Not only did his war injuries keep him from returning to the Olympic Games, he also couldn’t escape or recover from the mental torture he had faced. I know from personal experience how difficult it can be to forgive: I’m struggling through that myself right now. I’m convicted by Louie’s ability to have the courage and humility to forgive his captors.
I’ve heard people talk of dead-men-walking politicos—men and women who came to Washington years ago with the fire in the belly and a cause on their lips, but somehow transfigured over time into cynical power brokers angling to exploit the next crisis. The anger and contempt I face every day on the Hill make me very afraid that, rather than turning our country around, we’re turning against each other.
Today we’re celebrating another milestone in the life of Liberatus! We launched our site on May 20th, 2015; today marks one year of publishing a weekly journal on how to bring Truth and Beauty to American politics, written by people on the inside. To mark the occasion, here are seven questions whose answers illustrate where we’re headed.
“This coach believes that through legit means (not doping) cyclists can match and even surpass the times and results of this past generation of dopers. It might take a while, but through doing some things better—maybe people weren’t doing certain things right with the crutch of doping—if we can create better environments for the athletes, he believes we can actually surpass those feats.” –Calah Schlabach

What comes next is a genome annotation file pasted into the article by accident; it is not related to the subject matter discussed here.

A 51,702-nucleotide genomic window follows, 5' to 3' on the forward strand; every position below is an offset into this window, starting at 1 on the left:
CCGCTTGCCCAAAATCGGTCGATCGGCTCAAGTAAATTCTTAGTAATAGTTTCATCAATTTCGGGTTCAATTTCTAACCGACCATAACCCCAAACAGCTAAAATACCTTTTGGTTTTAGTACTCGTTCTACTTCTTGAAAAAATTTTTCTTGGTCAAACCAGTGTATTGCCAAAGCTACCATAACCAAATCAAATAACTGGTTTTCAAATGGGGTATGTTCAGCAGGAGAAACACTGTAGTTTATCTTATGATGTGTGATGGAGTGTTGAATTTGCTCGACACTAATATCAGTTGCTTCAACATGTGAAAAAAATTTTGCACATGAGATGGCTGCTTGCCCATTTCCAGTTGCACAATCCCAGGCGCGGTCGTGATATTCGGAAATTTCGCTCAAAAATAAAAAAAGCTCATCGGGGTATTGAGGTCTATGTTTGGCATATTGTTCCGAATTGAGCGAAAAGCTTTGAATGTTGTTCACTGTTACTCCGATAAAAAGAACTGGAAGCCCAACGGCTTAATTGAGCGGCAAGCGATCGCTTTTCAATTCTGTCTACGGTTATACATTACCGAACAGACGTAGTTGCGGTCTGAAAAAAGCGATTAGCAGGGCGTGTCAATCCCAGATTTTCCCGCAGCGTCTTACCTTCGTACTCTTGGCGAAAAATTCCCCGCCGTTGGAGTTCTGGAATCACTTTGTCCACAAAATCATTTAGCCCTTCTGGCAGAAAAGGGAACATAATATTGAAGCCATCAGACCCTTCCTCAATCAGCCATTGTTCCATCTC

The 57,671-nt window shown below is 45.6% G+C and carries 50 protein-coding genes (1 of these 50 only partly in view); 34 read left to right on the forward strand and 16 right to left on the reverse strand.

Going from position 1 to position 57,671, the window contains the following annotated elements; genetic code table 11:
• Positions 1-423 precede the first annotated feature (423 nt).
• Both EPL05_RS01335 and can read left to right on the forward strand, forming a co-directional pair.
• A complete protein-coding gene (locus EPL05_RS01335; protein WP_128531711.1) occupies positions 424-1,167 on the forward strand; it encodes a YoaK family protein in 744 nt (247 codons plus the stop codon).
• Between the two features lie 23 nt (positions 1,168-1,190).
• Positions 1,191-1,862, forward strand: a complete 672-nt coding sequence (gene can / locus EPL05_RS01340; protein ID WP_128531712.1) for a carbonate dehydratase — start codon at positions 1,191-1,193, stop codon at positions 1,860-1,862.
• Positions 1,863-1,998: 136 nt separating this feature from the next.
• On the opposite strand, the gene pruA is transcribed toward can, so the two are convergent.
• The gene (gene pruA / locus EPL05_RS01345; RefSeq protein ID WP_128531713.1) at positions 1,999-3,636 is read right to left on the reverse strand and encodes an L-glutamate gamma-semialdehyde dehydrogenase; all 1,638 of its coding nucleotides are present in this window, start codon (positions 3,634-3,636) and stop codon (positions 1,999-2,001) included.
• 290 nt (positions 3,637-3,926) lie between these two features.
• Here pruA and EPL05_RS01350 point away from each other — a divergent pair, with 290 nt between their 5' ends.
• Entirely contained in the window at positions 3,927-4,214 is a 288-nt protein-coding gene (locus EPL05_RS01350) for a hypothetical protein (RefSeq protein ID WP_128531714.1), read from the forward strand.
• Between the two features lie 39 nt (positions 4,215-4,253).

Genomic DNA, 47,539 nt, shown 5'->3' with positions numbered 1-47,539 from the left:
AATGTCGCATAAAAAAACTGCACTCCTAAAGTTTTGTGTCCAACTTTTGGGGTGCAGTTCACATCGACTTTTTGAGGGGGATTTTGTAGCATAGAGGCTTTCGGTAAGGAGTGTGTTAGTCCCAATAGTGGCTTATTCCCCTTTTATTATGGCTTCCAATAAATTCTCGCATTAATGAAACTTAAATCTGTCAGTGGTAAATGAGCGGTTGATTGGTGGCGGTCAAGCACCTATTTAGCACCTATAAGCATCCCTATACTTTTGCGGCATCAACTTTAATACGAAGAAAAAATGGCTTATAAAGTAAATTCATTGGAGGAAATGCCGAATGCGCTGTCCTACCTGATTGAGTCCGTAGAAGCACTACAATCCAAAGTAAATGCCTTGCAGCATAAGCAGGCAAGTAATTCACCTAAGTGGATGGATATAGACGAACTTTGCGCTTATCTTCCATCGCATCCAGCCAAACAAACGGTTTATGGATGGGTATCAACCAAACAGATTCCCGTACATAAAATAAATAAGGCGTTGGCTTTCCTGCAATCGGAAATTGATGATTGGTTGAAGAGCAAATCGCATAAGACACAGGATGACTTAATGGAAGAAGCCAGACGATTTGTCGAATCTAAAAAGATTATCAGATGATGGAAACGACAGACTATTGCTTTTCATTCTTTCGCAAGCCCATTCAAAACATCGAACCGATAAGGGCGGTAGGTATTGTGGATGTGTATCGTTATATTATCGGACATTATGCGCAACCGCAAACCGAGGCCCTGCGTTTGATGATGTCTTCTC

As our conversation continues, I ask Calah another question about her race plan, how she verbalizes it ahead of time, and how it can carry her through a race. A song on the coffee shop soundtrack interrupts our dialogue, blaring from a speaker just above our heads; we lean in a little closer over our high top table at Arlington’s Northside Social to be sure my recorder will catch every word.
We talked for almost three hours about the sport of triathlon, its parallels to politics, and what it looks like to bring restoration to the world around us. Calah Schlabach is a professional triathlete and competes as one of the first thirty-two athletes in Major League Triathlon. Zane Castro is her coach, and the coach of the first-in-the-country NCAA triathlon program at Marymount University.
“I am constantly inspired and challenged by people. Though creatives have always been a part of this city, it is an exciting time to be a creative in DC because they are rising up as incredible influencers in our city—above all by building community. Creatives realize that we all have different gifts and talents and the best way to grow stronger in them is by helping one another where we can learn.”
The truth is that life on Capitol Hill is draining. You put in your three to four years in your early twenties until you physically can no longer stand it, and then you leave to lobby. It’s a vicious cycle that is not only hurting the employees but is honestly hurting our nation. How do we reshape Capitol Hill work culture in a way that creates sustainable energy instead of continuous burnout?